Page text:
The NBA released the early returns on All-Star voting, and it was no surprise to see Los Angeles Lakers forwards LeBron James and Anthony Davis as the top-two vote-getters in the Western Conference frontcourt. What was a little surprising was which teammate was joining them, as Alex Caruso has the eighth-most votes of any guard in the Western Conference, beating out both Devin Booker and Ja Morant, among others.
Will Booker hate double teams or Caruso more after this? Tough to guess, really.
It would seem Dwight Howard redemption arc has also resonated with fans, as his production has landed him 10th in frontcourt voting for the Western Conference. Giannis Antetokounmpo and Luka Doncic lead in votes in the Eastern and Western Conference, respectively.
Here are the full totals from the first returns:
I think that all there is to say is this: We did it. You’re welcome.
✅✅✅ pic.twitter.com/bMLM1jPlMS— Silver Screen & Roll (@LakersSBN) December 25, 2019
If you’d like to also vote for Caruso (and the other Lakers) we put together some handy instructions:
Just Google "NBA All Star Vote" and the ballot pops up pic.twitter.com/ICMtYdBPYo— Silver Screen & Roll (@LakersSBN) December 25, 2019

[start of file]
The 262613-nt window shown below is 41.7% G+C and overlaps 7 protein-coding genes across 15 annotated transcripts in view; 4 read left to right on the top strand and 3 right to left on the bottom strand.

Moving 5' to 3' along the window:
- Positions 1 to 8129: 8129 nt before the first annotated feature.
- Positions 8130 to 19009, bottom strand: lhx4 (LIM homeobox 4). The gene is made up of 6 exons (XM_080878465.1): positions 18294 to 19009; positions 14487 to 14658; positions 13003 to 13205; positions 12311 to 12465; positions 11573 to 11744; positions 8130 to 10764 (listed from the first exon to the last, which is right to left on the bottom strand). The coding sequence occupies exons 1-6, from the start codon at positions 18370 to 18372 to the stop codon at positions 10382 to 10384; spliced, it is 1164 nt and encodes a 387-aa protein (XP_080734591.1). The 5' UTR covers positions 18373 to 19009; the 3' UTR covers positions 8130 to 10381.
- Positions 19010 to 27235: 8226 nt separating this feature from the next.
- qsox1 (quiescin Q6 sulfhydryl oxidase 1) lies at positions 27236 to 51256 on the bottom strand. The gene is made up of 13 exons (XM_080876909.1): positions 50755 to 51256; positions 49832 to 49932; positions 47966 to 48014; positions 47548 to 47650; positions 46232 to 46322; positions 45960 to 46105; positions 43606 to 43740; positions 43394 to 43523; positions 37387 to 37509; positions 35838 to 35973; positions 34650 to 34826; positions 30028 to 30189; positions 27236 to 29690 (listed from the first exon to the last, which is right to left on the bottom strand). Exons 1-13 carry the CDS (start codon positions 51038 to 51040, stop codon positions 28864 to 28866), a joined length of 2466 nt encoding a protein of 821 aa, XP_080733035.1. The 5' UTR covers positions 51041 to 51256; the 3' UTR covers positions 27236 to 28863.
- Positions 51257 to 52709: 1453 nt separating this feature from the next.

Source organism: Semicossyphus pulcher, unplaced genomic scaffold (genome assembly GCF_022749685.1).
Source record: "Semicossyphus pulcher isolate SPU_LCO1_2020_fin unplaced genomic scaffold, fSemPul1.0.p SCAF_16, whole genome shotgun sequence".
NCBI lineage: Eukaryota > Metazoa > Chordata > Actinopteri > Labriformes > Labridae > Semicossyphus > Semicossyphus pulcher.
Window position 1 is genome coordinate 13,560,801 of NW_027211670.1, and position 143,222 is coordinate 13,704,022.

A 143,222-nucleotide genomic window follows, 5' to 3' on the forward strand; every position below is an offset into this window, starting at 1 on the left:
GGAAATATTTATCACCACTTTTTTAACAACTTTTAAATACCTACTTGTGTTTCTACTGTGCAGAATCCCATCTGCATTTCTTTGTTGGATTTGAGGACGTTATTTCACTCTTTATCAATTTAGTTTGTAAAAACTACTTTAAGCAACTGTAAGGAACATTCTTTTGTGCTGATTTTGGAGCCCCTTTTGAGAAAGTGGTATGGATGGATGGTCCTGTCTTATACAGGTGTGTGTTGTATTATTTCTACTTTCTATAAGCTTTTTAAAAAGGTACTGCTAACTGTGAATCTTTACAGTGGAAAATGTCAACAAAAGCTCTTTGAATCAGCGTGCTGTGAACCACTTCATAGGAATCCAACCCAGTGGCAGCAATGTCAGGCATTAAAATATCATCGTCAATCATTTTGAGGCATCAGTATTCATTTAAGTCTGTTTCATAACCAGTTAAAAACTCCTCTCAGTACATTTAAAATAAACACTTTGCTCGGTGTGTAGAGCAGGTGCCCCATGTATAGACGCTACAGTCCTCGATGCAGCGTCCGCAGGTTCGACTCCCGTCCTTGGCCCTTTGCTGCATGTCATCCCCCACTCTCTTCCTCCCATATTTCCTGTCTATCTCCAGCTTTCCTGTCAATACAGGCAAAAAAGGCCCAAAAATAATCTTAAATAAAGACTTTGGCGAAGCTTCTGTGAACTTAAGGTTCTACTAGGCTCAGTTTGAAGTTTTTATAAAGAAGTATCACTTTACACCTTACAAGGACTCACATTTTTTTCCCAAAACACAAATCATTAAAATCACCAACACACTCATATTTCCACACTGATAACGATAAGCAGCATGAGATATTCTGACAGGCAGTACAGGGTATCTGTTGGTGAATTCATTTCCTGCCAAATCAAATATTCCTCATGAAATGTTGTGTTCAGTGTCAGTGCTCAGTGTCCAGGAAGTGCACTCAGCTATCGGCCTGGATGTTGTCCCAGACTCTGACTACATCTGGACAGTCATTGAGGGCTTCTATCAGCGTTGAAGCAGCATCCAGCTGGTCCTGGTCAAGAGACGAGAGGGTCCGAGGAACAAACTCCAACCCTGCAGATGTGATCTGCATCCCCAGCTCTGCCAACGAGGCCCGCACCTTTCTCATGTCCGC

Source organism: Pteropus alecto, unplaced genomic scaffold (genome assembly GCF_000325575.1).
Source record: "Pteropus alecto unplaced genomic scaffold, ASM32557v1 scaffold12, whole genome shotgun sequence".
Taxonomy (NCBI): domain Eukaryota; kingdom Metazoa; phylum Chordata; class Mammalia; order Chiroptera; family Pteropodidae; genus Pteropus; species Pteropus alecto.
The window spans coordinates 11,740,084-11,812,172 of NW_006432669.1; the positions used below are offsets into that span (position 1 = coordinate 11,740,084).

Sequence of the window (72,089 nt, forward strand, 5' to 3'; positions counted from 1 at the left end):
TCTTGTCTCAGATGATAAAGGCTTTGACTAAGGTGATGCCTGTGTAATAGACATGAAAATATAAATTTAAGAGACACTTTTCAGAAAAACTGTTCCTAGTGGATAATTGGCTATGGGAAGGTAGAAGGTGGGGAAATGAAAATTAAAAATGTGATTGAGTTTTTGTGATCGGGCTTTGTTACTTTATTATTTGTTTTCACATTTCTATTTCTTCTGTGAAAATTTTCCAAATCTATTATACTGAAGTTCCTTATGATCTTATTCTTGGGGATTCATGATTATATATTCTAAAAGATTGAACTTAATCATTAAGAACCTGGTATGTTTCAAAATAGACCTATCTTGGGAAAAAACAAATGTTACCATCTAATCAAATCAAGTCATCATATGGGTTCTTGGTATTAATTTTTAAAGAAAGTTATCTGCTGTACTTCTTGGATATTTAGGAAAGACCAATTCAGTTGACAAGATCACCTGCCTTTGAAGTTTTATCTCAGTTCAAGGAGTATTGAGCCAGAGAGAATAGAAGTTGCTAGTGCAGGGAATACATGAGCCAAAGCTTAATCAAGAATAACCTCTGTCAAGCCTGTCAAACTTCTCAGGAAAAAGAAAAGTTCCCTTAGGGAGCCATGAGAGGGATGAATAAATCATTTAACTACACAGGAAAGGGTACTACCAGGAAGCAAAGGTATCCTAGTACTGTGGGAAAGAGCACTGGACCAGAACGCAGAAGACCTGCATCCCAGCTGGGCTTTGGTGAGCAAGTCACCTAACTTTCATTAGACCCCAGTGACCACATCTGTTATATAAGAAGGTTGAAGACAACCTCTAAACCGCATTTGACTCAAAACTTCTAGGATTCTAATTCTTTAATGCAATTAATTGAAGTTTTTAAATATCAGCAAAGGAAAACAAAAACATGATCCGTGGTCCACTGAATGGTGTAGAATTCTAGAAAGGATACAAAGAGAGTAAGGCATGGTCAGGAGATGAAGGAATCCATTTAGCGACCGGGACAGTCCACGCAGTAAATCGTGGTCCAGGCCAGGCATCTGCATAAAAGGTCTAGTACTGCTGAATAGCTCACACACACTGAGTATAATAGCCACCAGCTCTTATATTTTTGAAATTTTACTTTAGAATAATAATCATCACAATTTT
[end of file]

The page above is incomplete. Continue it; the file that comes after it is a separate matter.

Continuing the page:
All that noted, and as hilarious of a flex of Lakers fans’ big-market muscles as this is, it is unlikely that Caruso or Howard actually make the All-Star game. Under the new voting system, fans only get 50% of the vote, and while Caruso and Howard have nice stories, it’s unlikely that the media and their fellow players (who each get 25% of the vote to determine the pool of players that team captains for the game will pick from, respectively) will vote Caruso or Howard in above their more productive peers.
Still, this is an amazing statement on just how many fans the Lakers have, how bought in they are to the legend of Caruso, and how much they have loved watching Howard resurrect his career during his second stint in Los Angeles. They may not ultimately get the nods, but we know who the people’s favorites really are. This is also perhaps the best argument yet that despite a lot of ink spilled to the contrary, market size very much can make a difference in a player’s popularity in the modern NBA.
For more Lakers talk, subscribe to the Silver Screen and Roll podcast feed on iTunes, Spotify, Stitcher or Google Podcasts. You can follow Harrison on Twitter at @hmfaigen.